RESEARCH: Special agricultural safeguards To protect local producers from a temporary drop in price, or surge in quantity, of certain agricultural imports, some countries can invoke additional import duties that were introduced in the World Trade Organization’s Uruguay Round of trade talks. These safeguards form the basis of a special mechanism that negotiators under the Doha Round have agreed to create for developing countries. But a new IMF Working Paper warns that because the safeguards are, in fact, protectionist devices, caution must be exercised in designing the new mechanism.

Abstract

RESEARCH: Special agricultural safeguards To protect local producers from a temporary drop in price, or surge in quantity, of certain agricultural imports, some countries can invoke additional import duties that were introduced in the World Trade Organization’s Uruguay Round of trade talks. These safeguards form the basis of a special mechanism that negotiators under the Doha Round have agreed to create for developing countries. But a new IMF Working Paper warns that because the safeguards are, in fact, protectionist devices, caution must be exercised in designing the new mechanism.

In the World Trade Organization’s (WTO) current Doha Round of trade talks, negotiators are discussing the future of the special agricultural safeguards that were introduced in the Uruguay Round. These safeguards allow certain WTO members to levy an additional duty on selected agricultural imports so as to protect local producers from the effects of a temporary drop in the price of these imports or a surge in their quantity. At the same time, negotiators have agreed to create a special safeguard mechanism—along the lines of the special safeguards—for use solely by developing countries for agricultural imports. A new IMF Working Paper draws lessons from the experience with agricultural safeguards for the design of the proposed mechanism.

One of the aims of the Uruguay Round’s Agreement on Agriculture was to improve market access for agricultural products by encouraging WTO members to convert their nontariff barriers (such as quotas and imports bans) into tariffs. Some countries, however, feared that this reform would trigger domestic market disruptions. WTO members therefore agreed that those members “tariffing” their nontariff barriers could invoke the special safeguard.

At first glance, the impact of the special safeguards appears limited, given that only 39 WTO members are eligible to invoke them on only a small portion of their agricultural imports (see box), and only 14 of these eligible members (Barbados, Costa Rica, Czech Republic, the European Community (EC) 15, Hungary, Japan, Korea, Nicaragua, Philippines, Poland, the Slovak Republic, Switzerland, Taiwan Province of China, and the United States) have actually implemented them. In fact, however, the safeguards have become a protectionist device for several reasons:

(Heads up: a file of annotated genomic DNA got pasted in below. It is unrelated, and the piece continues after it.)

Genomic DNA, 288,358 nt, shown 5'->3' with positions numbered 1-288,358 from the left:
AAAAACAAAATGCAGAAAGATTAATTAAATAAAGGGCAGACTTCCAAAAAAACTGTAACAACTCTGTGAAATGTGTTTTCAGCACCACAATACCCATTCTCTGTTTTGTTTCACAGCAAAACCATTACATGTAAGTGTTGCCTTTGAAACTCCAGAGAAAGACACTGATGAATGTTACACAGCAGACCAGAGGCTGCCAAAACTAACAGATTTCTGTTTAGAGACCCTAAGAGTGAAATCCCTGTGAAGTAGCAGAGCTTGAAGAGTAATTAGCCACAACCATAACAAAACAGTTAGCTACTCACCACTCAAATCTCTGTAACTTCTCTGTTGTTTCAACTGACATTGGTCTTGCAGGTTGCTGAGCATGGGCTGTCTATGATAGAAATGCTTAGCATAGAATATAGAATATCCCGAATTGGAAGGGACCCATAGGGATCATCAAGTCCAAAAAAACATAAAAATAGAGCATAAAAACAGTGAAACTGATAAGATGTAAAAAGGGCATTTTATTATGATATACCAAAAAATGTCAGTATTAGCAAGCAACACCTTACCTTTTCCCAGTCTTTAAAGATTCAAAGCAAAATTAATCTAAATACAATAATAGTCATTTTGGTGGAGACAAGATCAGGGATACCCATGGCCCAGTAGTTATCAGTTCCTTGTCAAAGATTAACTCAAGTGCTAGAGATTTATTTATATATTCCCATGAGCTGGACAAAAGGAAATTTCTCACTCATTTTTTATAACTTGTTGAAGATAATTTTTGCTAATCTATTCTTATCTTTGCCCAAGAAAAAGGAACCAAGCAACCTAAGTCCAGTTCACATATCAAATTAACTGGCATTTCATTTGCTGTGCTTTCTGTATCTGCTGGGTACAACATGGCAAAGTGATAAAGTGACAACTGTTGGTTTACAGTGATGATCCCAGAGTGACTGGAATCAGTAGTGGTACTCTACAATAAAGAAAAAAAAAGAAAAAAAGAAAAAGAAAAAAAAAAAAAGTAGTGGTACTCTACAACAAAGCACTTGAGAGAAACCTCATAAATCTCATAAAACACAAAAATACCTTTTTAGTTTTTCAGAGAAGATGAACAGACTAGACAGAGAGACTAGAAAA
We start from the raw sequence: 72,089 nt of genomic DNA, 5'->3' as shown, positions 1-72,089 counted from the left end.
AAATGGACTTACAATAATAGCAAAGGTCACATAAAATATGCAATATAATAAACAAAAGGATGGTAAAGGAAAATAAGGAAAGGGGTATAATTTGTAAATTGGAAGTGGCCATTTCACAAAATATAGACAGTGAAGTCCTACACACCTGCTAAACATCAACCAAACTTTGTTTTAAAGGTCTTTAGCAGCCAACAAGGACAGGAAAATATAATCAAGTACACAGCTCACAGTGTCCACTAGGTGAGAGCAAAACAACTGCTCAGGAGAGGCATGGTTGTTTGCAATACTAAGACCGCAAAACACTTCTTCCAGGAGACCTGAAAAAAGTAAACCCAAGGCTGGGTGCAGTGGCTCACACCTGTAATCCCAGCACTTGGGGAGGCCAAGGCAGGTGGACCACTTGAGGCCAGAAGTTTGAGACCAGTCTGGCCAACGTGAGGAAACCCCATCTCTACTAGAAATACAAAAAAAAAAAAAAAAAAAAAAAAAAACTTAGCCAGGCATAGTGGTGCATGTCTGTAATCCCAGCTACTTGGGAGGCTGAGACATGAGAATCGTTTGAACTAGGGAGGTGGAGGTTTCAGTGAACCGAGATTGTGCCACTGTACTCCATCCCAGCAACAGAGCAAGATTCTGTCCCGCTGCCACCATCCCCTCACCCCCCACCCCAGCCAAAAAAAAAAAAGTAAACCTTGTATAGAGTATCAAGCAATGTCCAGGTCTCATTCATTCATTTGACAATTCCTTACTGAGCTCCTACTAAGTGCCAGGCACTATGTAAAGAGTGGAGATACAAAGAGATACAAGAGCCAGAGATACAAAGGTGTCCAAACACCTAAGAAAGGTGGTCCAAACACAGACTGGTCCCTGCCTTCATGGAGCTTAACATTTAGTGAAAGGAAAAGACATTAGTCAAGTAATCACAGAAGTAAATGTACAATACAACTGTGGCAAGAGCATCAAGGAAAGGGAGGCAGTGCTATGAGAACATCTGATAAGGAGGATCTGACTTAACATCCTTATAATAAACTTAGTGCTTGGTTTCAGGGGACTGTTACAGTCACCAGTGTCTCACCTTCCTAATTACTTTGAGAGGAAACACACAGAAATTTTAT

Lack of transparency. Since their creation 10 years ago, about 1,500 special agricultural safeguards have been reported to the WTO. The number of safeguards actually implemented, however, has been much higher: although WTO rules require countries to report their special agricultural safeguards at the time of implementation, many do so with a substantial lag. As of mid–2005, for example, the Republic of Korea, the EC, and the United States had not reported special agricultural safeguards they had been implementing since 2001, 2002, and 2003, respectively. These three WTO members accounted for more than 70 percent of all the special agricultural safeguards notified during 1995–2000.

These safeguards also lack transparency because the additional duty is difficult to estimate. WTO rules do not require countries to report the additional duty, and only Costa Rica, Nicaragua, and the Slovak Republic have done so. It appears that in these cases, the additional duty was substantial: 24 percent on average, adding to an already high tariff of 43 percent.

Total tariffs can exceed the bound rate. Special agricultural safeguards effectively allow the imposition of a total tariff higher than the bound tariff (the maximum tariff on an import to which a WTO member commits itself). Exceeding the bound rate can also occur with regular safeguards, but these tend to be less damaging because they are rarely invoked. About 150 regular safeguards were invoked during the 50 years of the General Agreement on Tariffs and Trade, while 10 times as many special agricultural safeguards have been implemented over 10 years. The latter are more frequently used as they are easier and cheaper to invoke because no proof of injury or compensation is required.

Extended use. Examples of extended use of special agricultural safeguards are plentiful. Perhaps the most obvious case is Hungary, which imposed a continuous safeguard on sugar from the end of May 1999 through the end of April 2004 when the country joined the EU. This continuous use violates the spirit of the Agreement on Agriculture, which intended the safeguards to be used to cope with temporary shocks, not as a long-term protectionist device.

Special safeguards: who has reserved the right?

Among the World Trade Organization’s 148 members, 39 currently reserve the right to use a total of 6,156 special safeguards on agricultural products. The numbers in parentheses show how many products are involved, although the definition of what is a single product varies.